Andre Agassi

Andre Agassi (Getty Image)

NEW YORK -- Andre Agassi's upcoming autobiography contains an admission he used crystal meth in 1997 and failed a drug test - a result thrown out after he lied by saying he "unwittingly" took the substance.

According to an excerpt of the autobiography published Wednesday in The Times of London, the eight-time Grand Slam champion writes that he sent a letter to the ATP tour to explain the positive test, saying he accidentally drank from a soda spiked with meth by his assistant "Slim."

"Then I come to the central lie of the letter," Agassi writes. "I say that recently I drank accidentally from one of Slim's spiked sodas, unwittingly ingesting his drugs.

I ask for understanding and leniency and hastily sign it: Sincerely.

"I feel ashamed, of course. I promise myself that this lie is the end of it."

Agassi said the ATP reviewed the case, accepted his explanation and threw it out.

The tour responded with a statement, noting an independent panel makes the final decision on a doping violation.

"The ATP has always followed this rule, and no executive at the ATP has therefore had the authority or ability to decide the outcome of an anti-doping matter," the statement said.

The International Tennis Federation said it was "surprised and disappointed" by Agassi's revelations.

"Such comments in no way reflect the fact that the tennis anti-doping program is currently regarded as one of the most rigorous and comprehensive anti-doping programs in sport," the ITF said in a statement.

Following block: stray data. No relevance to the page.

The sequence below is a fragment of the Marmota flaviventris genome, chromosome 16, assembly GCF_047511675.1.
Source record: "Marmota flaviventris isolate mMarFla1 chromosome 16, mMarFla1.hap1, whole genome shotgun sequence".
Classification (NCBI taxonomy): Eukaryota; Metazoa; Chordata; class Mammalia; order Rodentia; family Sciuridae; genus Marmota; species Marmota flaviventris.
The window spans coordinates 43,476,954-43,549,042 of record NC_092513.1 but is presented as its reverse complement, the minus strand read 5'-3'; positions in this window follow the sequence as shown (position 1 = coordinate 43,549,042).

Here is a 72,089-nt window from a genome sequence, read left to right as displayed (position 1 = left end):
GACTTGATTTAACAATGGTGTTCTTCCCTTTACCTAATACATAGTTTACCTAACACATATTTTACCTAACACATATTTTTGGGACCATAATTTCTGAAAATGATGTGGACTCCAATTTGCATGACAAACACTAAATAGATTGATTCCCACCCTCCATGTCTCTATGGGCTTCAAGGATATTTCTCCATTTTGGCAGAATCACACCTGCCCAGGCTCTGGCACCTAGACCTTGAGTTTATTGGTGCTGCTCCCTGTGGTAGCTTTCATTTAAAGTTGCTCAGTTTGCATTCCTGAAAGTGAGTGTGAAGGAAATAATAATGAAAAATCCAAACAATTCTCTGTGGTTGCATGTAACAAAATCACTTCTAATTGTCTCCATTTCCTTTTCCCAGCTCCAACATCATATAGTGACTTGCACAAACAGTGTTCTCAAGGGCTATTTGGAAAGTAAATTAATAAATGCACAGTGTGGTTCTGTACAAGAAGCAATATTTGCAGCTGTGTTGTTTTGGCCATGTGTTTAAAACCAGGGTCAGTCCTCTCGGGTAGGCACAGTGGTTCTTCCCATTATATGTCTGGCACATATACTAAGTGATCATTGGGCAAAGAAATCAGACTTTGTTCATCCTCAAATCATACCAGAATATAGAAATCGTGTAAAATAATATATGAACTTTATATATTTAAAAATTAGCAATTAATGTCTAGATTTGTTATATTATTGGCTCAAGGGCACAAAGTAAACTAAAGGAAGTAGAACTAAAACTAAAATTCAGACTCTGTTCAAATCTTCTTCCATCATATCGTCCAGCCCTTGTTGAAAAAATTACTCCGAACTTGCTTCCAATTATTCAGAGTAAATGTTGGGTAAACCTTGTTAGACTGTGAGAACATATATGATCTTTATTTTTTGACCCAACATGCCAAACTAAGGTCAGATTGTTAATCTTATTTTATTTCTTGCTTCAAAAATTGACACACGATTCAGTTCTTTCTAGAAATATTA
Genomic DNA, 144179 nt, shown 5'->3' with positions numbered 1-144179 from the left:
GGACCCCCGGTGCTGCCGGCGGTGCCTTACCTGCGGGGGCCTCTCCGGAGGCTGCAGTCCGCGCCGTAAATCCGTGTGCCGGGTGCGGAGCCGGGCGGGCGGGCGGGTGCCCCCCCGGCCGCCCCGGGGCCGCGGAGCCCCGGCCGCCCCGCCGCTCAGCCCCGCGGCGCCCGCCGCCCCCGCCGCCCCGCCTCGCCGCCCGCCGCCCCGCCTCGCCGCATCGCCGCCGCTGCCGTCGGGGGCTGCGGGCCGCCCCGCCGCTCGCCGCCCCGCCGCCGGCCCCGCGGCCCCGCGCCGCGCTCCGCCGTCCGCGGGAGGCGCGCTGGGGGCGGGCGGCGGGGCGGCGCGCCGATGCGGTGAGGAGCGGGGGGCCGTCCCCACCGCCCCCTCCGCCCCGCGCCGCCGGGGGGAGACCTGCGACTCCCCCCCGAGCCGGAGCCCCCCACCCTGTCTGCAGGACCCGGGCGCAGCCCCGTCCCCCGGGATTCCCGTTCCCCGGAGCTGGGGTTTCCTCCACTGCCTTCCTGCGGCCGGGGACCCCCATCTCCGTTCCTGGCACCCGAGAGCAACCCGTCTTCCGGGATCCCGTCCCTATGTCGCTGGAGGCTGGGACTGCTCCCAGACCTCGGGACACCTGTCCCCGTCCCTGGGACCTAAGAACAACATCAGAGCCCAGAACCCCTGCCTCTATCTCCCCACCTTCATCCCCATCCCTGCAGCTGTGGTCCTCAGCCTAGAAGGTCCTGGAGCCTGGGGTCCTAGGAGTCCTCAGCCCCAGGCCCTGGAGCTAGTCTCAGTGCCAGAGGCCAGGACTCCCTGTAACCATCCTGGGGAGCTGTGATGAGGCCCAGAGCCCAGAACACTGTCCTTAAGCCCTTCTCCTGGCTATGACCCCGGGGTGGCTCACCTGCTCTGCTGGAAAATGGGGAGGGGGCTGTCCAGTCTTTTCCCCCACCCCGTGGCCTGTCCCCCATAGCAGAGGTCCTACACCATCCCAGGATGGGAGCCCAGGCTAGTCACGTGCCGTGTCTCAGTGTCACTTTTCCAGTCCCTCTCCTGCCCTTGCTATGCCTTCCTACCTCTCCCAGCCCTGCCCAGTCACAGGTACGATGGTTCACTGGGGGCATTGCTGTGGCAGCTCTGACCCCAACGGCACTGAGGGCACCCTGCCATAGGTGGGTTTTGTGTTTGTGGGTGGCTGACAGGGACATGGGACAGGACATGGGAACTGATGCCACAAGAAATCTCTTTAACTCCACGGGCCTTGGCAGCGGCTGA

In the past three years, the organization has begun overseeing anti-doping efforts on behalf of the ATP and WTA tours.

"The events in question occurred before the World Anti-Doping Agency was founded in 1999 and during the formative years of anti-doping in tennis, when the program was managed by individual governing bodies," the ITF said.

The president of WADA, Jim Fahey, said he was disappointed by Agassi's revelations and expects the ATP to "shed light on this allegation."

Agassi, who married tennis star Steffi Graf and has two children, retired in 2006.

Excerpts from his autobiography, which comes out Nov. 9, are being published this week in the London newspaper, as well as Sports Illustrated and People magazines.

In a story posted on People magazine's Web site Tuesday, Agassi says: "I can't speak to addiction, but a lot of people would say that if you're using anything as an escape, you have a problem."

According to the Times of London, Agassi writes in his book that "Slim" was the person who introduced him to crystal meth, dumping a small pile of powder on the coffee table.

"I snort some. I ease back on the couch and consider the Rubicon I've just crossed," Agassi writes.

"There is a moment of regret, followed by vast sadness. Then comes a tidal wave of euphoria that sweeps away every negative thought in my head. I've never felt so alive, so hopeful - and I've never felt such energy."